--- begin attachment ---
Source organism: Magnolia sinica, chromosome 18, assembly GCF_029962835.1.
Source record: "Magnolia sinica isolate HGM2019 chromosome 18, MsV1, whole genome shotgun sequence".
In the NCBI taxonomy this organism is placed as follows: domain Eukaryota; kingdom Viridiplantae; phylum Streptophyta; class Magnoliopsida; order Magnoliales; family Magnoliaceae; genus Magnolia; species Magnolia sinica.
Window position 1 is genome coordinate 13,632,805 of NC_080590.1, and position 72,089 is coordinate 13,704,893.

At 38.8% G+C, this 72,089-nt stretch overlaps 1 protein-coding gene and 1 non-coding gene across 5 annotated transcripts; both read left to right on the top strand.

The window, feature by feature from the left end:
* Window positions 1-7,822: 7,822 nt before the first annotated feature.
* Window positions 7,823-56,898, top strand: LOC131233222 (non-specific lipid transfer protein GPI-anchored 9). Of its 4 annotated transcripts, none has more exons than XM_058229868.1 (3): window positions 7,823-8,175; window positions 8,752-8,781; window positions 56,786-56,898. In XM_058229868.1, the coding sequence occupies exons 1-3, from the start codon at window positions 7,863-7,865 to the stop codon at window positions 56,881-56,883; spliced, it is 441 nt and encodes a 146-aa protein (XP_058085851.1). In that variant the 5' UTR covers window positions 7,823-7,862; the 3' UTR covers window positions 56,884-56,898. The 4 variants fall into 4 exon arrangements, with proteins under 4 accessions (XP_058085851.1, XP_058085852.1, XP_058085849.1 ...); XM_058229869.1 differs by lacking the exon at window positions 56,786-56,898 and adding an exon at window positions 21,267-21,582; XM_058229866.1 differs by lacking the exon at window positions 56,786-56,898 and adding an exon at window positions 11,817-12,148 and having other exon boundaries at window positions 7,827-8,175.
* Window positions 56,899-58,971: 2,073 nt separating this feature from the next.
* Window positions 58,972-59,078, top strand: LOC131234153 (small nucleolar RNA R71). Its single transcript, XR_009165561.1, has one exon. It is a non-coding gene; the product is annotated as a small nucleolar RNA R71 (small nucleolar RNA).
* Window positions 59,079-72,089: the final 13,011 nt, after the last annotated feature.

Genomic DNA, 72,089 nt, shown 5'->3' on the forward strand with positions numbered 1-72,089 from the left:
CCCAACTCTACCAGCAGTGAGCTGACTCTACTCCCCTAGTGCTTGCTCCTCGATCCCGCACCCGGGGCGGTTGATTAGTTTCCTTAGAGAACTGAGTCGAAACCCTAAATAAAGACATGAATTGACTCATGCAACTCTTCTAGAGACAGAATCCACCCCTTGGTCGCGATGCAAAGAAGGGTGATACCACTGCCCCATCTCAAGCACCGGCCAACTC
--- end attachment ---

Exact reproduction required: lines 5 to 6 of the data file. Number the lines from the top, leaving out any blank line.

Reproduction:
At 38.8% G+C, this 72,089-nt stretch overlaps 1 protein-coding gene and 1 non-coding gene across 5 annotated transcripts; both read left to right on the top strand.

The window, feature by feature from the left end: